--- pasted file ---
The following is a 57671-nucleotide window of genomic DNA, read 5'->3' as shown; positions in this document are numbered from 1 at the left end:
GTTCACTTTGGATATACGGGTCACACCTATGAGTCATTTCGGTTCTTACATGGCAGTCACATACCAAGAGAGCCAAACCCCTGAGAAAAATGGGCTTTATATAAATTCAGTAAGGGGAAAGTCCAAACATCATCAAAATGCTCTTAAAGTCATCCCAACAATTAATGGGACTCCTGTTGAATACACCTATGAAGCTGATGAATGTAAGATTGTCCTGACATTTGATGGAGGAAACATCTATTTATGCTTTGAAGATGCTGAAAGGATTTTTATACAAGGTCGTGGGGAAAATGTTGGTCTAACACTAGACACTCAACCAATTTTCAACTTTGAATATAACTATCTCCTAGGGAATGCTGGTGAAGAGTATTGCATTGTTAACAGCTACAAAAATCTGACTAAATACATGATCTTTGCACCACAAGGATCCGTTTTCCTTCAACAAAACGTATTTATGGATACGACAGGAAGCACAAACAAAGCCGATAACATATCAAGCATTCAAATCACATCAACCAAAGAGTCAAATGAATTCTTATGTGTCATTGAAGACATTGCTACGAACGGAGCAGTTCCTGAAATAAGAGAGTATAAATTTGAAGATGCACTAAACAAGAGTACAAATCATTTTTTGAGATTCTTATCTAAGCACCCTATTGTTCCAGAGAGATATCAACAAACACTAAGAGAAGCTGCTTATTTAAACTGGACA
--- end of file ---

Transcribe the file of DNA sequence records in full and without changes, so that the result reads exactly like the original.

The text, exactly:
The following is a 57671-nucleotide window of genomic DNA, read 5'->3' as shown; positions in this document are numbered from 1 at the left end:
GTTCACTTTGGATATACGGGTCACACCTATGAGTCATTTCGGTTCTTACATGGCAGTCACATACCAAGAGAGCCAAACCCCTGAGAAAAATGGGCTTTATATAAATTCAGTAAGGGGAAAGTCCAAACATCATCAAAATGCTCTTAAAGTCATCCCAACAATTAATGGGACTCCTGTTGAATACACCTATGAAGCTGATGAATGTAAGATTGTCCTGACATTTGATGGAGGAAACATCTATTTATGCTTTGAAGATGCTGAAAGGATTTTTATACAAGGTCGTGGGGAAAATGTTGGTCTAACACTAGACACTCAACCAATTTTCAACTTTGAATATAACTATCTCCTAGGGAATGCTGGTGAAGAGTATTGCATTGTTAACAGCTACAAAAATCTGACTAAATACATGATCTTTGCACCACAAGGATCCGTTTTCCTTCAACAAAACGTATTTATGGATACGACAGGAAGCACAAACAAAGCCGATAACATATCAAGCATTCAAATCACATCAACCAAAGAGTCAAATGAATTCTTATGTGTCATTGAAGACATTGCTACGAACGGAGCAGTTCCTGAAATAAGAGAGTATAAATTTGAAGATGCACTAAACAAGAGTACAAATCATTTTTTGAGATTCTTATCTAAGCACCCTATTGTTCCAGAGAGATATCAACAAACACTAAGAGAAGCTGCTTATTTAAACTGGACA